After the Arab conquest of Persia, in the 7th century, it lost its importance, but its literature was translated into Arabic many times. Most of the writings were lost after Islamization. Other Central Iranian languages ​​of the Sassanid region and Central Asia are Charismic (Corismic) in Khorezm, Soghdic in the country of Sogdiana (Samarkand and Bukhara), Bactrian in Bakhtria (now northern Afghanistan) and Sakic, which was common among some Scythians in Chinese Turkistan and for Buddhist scriptures was used. Christian, Buddhist and secular literature was created in the Sogdian language. Bactrian is preserved in some inscriptions discovered a few years ago in Afghanistan and Central Asia.

New Persian developed as the international standard language of Central and Southwest Asia by the 9th century. The Persian-Jewish written in Hebrew is of particular importance as the earliest evidence of the New Persian language. In addition to Parthian and Middle Persian parts, it also has parts from other Iranian languages. In its generality, New Persian is a mixture of the most important languages ​​of ancient Iran. Even if the language is called Persian today, its origins are not exclusively attributable to Old Persian or Middle Persian, which comes from the province of Fars. Since the language developed in Central Asia, it is likely that the Eastern Iranian languages ​​(Bactrian, Parthian, Sogdian) influenced this language significantly.

The number of Parthian and Sogdian loanwords in modern New Persian is considerable, but the original Persian (southwest Iranian) base is still recognizable in the core area. The relationship between spoken New Persian and Arabic script is problematic. Persian has a more regular and therefore simpler grammar than Middle Persian, a simple phonetic system and numerous Arabic loanwords. Many old Persian inflections, such as the case inflection, have been lost, as has the grammatical gender. Such language simplifications (especially inflections) occur in many modern languages, e.g. in English, French and Modern Greek.

The Dari, the written New Persian language used in Afghanistan today, is the literary abbreviation of the Persian words "Parsi-eDarbâri ”. Literally translated the Persian word means "Dar = gate, door, threshold" while the word "Bar = Audience,Hearing" means. "Darbâri" means literally translated "Gate to Audience" and in a broader sense "Royal court". The designation "Parsi-e Darbâri" means "Persian of the royal court" and developed as a written language in the 9th century AD from Middle Persian in the cultural centers of the Persian Samanids in Central Asia. From there it spread throughout Persia.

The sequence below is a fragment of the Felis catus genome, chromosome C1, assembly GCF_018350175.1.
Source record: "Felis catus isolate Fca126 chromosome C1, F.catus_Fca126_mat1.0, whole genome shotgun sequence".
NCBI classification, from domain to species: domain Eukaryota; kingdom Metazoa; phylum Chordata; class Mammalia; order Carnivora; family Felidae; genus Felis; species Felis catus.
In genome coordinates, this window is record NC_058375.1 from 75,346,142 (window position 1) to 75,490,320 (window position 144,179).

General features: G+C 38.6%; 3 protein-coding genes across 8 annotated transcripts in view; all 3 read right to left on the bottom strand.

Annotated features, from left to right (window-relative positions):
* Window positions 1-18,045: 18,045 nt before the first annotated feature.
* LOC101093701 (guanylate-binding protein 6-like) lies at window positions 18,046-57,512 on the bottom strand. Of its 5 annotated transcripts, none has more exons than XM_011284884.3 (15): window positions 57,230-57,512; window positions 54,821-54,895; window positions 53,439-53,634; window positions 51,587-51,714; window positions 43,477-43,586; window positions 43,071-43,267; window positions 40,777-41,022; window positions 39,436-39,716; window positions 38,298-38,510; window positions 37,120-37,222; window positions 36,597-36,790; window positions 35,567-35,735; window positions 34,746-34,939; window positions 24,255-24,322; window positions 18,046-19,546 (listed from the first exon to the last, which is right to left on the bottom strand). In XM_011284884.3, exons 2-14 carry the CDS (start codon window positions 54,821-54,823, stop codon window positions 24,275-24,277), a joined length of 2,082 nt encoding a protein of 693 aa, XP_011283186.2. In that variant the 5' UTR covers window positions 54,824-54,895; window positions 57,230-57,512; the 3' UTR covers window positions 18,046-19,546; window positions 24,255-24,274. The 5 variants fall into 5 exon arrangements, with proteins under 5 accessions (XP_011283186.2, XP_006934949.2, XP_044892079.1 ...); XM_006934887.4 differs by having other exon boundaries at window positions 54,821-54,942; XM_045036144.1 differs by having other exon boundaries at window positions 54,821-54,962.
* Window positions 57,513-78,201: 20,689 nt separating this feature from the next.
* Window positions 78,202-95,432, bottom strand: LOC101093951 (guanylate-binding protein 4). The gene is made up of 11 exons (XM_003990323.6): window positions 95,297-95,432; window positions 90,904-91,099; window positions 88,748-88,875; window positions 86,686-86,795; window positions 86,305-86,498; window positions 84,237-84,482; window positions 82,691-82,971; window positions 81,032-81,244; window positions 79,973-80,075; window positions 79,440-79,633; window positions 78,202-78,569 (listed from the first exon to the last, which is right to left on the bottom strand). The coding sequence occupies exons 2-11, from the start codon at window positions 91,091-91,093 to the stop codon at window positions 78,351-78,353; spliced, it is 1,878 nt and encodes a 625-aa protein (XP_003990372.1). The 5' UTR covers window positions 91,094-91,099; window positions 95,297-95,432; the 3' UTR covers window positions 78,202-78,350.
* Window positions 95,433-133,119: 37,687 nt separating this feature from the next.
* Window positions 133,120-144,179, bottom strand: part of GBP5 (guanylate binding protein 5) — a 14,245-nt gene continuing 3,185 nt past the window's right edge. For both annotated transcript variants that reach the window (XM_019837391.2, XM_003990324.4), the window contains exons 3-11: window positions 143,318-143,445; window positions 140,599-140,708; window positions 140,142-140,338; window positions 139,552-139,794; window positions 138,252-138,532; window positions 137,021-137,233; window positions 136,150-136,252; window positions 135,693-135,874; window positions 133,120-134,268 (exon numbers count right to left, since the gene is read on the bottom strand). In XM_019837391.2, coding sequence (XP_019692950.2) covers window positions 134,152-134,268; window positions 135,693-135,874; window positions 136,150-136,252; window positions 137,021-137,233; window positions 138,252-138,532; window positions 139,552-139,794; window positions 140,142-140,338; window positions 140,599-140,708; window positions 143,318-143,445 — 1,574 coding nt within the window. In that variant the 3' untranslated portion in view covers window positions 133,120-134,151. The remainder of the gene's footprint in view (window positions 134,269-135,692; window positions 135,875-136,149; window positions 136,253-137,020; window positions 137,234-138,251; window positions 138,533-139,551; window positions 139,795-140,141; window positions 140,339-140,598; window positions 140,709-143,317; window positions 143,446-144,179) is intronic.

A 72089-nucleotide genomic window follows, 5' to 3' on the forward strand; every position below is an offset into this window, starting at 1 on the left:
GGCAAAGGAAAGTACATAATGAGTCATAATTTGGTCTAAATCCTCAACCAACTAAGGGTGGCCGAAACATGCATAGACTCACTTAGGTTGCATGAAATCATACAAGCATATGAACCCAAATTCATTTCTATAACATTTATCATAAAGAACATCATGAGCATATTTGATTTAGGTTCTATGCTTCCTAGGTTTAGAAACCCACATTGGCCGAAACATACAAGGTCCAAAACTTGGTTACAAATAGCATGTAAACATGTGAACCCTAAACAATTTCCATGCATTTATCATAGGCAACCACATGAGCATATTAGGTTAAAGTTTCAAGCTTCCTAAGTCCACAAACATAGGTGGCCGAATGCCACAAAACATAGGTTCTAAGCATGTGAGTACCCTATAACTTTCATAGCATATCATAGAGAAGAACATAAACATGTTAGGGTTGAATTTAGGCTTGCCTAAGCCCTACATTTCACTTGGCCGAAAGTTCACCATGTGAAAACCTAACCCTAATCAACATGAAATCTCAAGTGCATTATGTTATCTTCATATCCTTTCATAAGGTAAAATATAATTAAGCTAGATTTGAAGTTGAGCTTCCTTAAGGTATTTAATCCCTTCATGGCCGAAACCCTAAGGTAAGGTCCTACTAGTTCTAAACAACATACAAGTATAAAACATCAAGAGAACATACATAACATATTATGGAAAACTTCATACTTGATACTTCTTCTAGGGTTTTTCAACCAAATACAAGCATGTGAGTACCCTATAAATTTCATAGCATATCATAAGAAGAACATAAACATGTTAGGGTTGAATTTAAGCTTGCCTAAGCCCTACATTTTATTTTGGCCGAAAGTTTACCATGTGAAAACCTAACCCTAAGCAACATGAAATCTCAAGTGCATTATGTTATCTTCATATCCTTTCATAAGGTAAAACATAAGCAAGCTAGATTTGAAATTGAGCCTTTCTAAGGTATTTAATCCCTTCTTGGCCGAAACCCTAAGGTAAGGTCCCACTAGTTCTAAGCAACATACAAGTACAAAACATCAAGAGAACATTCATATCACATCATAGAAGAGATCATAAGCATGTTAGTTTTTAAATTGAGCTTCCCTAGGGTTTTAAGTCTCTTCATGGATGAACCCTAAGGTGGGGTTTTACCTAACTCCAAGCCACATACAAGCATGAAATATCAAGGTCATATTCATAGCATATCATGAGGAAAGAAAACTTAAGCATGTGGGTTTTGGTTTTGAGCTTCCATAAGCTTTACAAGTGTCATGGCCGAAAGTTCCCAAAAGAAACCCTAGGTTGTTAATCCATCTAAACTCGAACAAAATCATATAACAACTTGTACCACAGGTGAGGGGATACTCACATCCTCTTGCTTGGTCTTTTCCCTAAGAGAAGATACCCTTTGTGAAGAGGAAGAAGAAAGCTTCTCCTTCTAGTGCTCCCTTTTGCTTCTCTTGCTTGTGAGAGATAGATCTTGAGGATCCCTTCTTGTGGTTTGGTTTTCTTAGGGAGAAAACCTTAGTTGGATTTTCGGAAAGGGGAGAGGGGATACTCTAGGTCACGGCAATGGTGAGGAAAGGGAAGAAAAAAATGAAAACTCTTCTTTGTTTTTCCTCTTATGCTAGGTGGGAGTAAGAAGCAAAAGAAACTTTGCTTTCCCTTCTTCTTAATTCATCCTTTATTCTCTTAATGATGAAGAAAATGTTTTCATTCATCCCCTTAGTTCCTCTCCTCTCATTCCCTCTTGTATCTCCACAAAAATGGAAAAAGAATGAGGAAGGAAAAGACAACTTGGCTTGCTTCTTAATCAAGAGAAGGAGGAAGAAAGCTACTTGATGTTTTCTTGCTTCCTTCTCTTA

Often times the word will "Dari" translated as “Afghan Persian”. However, this is not entirely true. In the 1960s, in the course of the Pashtunization of Afghanistan, more and more attempts were made to alienate the Persian culture and history of Afghanistan and to subordinate it to the Pashtun culture. Until the late 1960s, Persian reading books were still called “Persian textbooks” "Parsi-e Dari textbooks" renamed and finally only closed "Dari Textbooks" reduced.

As a cultural language, New Persian is not only the bearer of a rich literature, but has also strongly influenced the neighboring languages ​​Turkish and Urdu at different times. The designation "Persian" derives from the term "Parsuasch" ab, the earliest settlement area of ​​western Iranian tribes south of Lake Urmi. After the immigration of the Persians to southwestern Iran, the landscape there became "Parsa" (Greek: Persis) and today "Fars" called. The religion of the Persians is exclusively the Shiite direction of Islam.